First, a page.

If you could go back to when you started the company would you change anything? Yes, I’d take a course in advertising and marketing skills. As it is I had to learn on the job. It had never been my intention of selling advertising (good at it now though – but hate it), as I had brought someone in to sell space but she tried to cheat me and got a shock when I revealed her scam and showed her the door. Long story, but it taught me just how dishonest and nasty some business people can be. When she left I realised I had three weeks to produce this listing guide and no ads and had to put the editorial to one side, roll up my sleeves and sell like someone with the runs! The ONE thing I would NOT do though is go after funding (once bitten forever shy). Another long story.
When and if you get the time, what do you like to do in obtain a life balance?
Three years ago I lost my best friend from school days and realised how short life was and was determined to make the best of mine. I hate shopping so decided to love me instead. I discovered that pampering myself did not mean laying on the beach getting a tan that would be no use to me and I started going to salons to have my nails, hair, feet and skin loved up. I also go on retreats for a few days at least twice a year. I splashed out on a treadmill which is collecting dust in the corner. I spend quality time with my children, go out to dinner or theatre and even date when a man is brave enough to ask me out. I take every weekend off (unless it’s near deadline) and finish work dead on 6pm each evening unless I become bored in the evenings and log on.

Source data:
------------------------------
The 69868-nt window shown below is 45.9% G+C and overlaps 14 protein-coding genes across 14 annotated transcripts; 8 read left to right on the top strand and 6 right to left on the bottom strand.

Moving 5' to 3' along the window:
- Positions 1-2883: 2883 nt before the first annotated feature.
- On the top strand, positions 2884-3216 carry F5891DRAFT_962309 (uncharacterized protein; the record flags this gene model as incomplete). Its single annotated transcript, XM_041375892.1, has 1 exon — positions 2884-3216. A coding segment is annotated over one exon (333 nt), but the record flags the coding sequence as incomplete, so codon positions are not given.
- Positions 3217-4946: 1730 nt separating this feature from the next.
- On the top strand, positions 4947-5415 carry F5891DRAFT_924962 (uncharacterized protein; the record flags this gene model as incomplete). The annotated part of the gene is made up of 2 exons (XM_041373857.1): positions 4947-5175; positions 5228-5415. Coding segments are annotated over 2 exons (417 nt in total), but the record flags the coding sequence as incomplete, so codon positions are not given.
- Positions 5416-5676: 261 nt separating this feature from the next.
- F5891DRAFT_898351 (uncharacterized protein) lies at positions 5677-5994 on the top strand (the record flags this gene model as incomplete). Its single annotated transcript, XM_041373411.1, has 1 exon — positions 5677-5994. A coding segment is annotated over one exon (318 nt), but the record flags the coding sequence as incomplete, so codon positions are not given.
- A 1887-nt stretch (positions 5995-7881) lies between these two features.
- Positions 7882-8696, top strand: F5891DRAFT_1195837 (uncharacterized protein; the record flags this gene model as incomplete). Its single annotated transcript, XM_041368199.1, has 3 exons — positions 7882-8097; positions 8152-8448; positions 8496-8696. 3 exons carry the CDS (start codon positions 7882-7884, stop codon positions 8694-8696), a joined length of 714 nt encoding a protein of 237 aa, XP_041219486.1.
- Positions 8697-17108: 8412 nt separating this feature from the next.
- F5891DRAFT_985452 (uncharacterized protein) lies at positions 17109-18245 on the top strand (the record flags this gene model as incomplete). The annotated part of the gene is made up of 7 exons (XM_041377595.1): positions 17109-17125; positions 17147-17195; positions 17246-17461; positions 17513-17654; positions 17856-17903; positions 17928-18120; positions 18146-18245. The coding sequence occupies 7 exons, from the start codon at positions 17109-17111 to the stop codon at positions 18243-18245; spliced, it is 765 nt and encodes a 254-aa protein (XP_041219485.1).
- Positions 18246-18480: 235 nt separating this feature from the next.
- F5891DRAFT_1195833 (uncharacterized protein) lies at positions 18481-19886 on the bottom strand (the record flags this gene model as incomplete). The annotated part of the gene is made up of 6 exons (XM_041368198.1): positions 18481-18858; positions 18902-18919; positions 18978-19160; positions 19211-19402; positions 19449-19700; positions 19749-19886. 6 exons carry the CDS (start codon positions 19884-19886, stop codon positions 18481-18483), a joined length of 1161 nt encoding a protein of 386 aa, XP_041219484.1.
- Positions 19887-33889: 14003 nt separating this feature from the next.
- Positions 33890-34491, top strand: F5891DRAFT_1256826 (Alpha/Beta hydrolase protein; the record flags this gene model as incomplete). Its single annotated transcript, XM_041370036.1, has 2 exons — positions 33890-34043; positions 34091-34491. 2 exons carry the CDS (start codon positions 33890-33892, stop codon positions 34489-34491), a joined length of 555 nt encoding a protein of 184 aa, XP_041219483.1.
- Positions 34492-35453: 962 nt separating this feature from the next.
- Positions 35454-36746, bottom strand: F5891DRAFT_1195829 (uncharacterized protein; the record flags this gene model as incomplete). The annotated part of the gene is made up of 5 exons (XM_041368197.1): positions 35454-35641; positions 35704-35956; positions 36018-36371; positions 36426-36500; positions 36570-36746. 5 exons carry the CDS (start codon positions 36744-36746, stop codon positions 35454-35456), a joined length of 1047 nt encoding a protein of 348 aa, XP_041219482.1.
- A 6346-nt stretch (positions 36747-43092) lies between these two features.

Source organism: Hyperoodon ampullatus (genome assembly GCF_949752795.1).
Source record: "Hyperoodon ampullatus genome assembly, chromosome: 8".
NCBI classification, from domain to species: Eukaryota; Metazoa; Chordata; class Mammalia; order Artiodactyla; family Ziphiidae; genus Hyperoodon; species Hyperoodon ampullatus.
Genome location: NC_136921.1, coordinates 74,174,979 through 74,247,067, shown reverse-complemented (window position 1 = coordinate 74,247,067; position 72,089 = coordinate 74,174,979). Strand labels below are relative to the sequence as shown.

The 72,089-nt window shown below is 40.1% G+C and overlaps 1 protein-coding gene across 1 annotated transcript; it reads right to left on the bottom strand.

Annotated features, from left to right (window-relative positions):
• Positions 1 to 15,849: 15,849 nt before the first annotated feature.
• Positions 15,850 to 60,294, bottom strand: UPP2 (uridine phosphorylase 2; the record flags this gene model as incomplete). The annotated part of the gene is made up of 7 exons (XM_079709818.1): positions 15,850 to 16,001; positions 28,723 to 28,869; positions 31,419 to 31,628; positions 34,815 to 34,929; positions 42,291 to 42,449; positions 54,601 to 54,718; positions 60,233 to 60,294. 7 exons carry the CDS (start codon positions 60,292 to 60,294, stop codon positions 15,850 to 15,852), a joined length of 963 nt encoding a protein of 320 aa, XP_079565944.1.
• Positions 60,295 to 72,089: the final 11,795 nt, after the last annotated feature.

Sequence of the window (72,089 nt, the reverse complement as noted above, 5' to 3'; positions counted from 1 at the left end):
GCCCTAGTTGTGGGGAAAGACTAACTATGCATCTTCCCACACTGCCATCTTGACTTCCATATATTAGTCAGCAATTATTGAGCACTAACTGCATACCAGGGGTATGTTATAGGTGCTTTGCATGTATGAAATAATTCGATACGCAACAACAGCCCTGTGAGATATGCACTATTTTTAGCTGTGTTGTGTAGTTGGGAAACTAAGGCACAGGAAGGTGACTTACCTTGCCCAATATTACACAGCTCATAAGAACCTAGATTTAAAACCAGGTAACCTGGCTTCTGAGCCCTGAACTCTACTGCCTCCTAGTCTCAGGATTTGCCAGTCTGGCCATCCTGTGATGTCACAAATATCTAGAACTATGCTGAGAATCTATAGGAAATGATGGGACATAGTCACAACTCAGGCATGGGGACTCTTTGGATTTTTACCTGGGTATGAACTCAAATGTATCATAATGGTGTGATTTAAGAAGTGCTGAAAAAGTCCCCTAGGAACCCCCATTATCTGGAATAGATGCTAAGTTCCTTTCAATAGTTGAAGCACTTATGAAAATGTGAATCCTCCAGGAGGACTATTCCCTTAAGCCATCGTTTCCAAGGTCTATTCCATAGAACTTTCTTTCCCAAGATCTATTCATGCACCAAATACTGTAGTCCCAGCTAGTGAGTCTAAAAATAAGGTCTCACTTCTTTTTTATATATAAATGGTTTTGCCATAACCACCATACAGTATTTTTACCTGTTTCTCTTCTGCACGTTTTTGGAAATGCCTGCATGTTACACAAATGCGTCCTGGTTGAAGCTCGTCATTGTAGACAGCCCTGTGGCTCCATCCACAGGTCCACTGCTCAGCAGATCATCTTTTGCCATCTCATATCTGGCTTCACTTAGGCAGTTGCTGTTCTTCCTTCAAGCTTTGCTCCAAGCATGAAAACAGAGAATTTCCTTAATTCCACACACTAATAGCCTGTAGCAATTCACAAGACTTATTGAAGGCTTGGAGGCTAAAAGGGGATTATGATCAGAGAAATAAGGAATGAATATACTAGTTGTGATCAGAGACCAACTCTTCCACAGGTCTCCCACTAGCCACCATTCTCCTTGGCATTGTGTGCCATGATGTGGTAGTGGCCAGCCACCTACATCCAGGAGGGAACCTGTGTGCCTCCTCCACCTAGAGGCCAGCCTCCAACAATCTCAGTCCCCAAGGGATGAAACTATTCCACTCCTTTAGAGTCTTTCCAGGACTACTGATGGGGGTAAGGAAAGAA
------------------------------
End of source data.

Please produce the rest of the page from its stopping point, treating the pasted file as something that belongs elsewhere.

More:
Can you share any tips for any members wishing to start out on their own?
First of all have a clear idea of what you want to do then sit down to look at how you are going to do it. Research all areas of your intending business. Forget airy fairy ideas – be practical. Avoid borrowing money to start if you can so you do not start out in debt. I have never borrowed and never been in debt. Of course, it means I’ve never been rich either but I’ve never been poor or gone without. Surround yourself with positive people who believe in you and who can be useful to you, even it it’s just to encourage you and tell you how terrific a job you are doing – ditch all moaners and negative folks, even family – avoid them. Do not look for handouts, you will never learn to be independent if you are continually looking for funding. Get yourself a good and trusted accountant – make him/her your best friend. Start in your home if space allows (saves overheads). Lastly, stop dreaming – just do it!